Alan Grayson, the freshman Democrat made famous by his suggestion that Republican health care plan was for people to "die quickly," has lost his reelection bid. The fiery congressman was among the GOP's top targets; Politico dubbed his district "ground zero" for outside attack ads by deep-pocketed conservative groups such as the 60-Plus Association and the US Chamber of Commerce. Nonetheless, Grayson seemed to think that by playing the populist and saying exactly what he thought, he could get reelected even in an anti-incumbent, GOP year, in a traditionally red district. He was wrong. He also thought that his solid record of delivering for his district—his predecessor didn't bring back much in terms of pork—would help him. It didn't seem to.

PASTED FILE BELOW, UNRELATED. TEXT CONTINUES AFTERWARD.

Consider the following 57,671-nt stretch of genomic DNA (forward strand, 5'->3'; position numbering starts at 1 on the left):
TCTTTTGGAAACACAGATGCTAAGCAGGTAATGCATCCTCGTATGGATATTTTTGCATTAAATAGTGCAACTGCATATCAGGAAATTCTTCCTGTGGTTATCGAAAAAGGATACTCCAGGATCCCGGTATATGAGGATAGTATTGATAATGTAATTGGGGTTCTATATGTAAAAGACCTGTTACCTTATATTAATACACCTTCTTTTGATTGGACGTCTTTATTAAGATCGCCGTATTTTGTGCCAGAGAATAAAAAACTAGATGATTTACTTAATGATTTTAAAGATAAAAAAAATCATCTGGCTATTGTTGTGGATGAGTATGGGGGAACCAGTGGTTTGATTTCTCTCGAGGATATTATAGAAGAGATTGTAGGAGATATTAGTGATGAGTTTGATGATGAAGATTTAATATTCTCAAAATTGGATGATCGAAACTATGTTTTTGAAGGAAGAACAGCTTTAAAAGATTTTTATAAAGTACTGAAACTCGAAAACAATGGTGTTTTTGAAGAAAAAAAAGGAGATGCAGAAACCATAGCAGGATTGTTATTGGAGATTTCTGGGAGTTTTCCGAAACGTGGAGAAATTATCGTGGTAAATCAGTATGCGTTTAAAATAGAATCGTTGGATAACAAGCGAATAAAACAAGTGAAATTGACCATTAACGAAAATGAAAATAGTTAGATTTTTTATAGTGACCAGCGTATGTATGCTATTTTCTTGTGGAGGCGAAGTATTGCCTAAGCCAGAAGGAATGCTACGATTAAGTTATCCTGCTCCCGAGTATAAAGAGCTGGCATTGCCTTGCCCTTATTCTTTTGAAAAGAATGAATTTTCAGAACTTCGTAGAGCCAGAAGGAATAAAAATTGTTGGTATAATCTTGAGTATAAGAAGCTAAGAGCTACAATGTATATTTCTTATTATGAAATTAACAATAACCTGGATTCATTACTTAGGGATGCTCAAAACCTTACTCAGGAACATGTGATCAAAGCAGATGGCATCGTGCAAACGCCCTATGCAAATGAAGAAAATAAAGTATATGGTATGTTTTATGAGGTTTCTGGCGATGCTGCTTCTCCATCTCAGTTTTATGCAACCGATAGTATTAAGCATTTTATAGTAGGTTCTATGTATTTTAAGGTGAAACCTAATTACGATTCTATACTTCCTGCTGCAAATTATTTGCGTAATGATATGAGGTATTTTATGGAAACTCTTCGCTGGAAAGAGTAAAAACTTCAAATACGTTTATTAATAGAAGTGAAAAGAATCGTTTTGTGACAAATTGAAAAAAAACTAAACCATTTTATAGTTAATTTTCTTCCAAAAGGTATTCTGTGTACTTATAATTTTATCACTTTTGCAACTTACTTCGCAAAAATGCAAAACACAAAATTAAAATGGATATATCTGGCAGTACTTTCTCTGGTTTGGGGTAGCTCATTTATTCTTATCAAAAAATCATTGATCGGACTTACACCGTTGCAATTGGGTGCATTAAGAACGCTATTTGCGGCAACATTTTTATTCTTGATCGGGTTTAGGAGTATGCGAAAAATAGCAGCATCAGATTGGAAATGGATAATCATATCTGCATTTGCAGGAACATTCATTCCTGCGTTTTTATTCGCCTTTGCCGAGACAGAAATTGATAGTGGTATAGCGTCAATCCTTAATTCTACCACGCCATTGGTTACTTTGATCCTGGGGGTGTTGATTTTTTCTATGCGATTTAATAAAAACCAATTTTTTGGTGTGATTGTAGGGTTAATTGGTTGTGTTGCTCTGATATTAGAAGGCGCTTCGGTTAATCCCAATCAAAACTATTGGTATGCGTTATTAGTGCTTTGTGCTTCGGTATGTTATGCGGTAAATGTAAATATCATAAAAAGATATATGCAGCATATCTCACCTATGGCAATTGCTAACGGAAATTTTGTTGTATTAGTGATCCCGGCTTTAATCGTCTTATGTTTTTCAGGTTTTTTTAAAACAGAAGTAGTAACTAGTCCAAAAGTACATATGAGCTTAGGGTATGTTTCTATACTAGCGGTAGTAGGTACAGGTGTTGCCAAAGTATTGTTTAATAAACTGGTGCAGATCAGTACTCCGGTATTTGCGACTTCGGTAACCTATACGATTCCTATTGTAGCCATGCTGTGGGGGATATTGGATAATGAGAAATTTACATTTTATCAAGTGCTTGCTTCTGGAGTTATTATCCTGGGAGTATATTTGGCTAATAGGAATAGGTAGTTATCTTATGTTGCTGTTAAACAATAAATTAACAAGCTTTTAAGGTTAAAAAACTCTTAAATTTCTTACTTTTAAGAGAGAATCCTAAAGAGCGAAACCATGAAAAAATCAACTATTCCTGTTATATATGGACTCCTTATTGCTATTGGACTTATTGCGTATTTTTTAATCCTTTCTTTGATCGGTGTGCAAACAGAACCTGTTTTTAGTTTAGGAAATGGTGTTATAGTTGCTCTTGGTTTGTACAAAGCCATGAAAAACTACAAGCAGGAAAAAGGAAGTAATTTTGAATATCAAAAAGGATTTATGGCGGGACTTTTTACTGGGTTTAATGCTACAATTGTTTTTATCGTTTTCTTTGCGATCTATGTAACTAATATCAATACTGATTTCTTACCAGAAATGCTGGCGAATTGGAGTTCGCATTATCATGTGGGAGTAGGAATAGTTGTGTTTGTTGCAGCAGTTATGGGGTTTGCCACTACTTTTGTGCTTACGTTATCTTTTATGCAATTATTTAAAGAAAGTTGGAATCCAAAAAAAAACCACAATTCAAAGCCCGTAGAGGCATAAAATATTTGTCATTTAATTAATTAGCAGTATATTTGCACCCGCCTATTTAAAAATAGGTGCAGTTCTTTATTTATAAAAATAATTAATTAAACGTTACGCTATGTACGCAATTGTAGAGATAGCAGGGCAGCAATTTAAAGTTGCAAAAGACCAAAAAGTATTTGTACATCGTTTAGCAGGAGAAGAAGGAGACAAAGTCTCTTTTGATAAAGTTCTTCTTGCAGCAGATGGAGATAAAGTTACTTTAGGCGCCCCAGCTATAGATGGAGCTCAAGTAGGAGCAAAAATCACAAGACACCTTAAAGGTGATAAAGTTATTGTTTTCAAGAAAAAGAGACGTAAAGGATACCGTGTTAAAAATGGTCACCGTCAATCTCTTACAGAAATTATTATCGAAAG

Now that Grayson's on his way out, it'll be interesting to see if anyone tries to copy his model. He's certainly entertaining—and he made a real difference in Congress. He was a pioneer in the use of YouTube and two-minute speeches. He sided with the tea partiers against the Federal Reserve. And he was enormously skeptical of big banks and their allies.
In the recent foreclosure debacle, which introduced regular Americans to "robo signers" and "foreclosure mills," Grayson was a leading voice demanding investigations and highlighting the most glaring problems with the foreclosure pipeline. His pressure, combined with dozens of other members of Congress, helped to spur a nationwide probe involving by all 50 state attorneys to scrutinize into banks' alleged wrongdoing in the foreclosure process.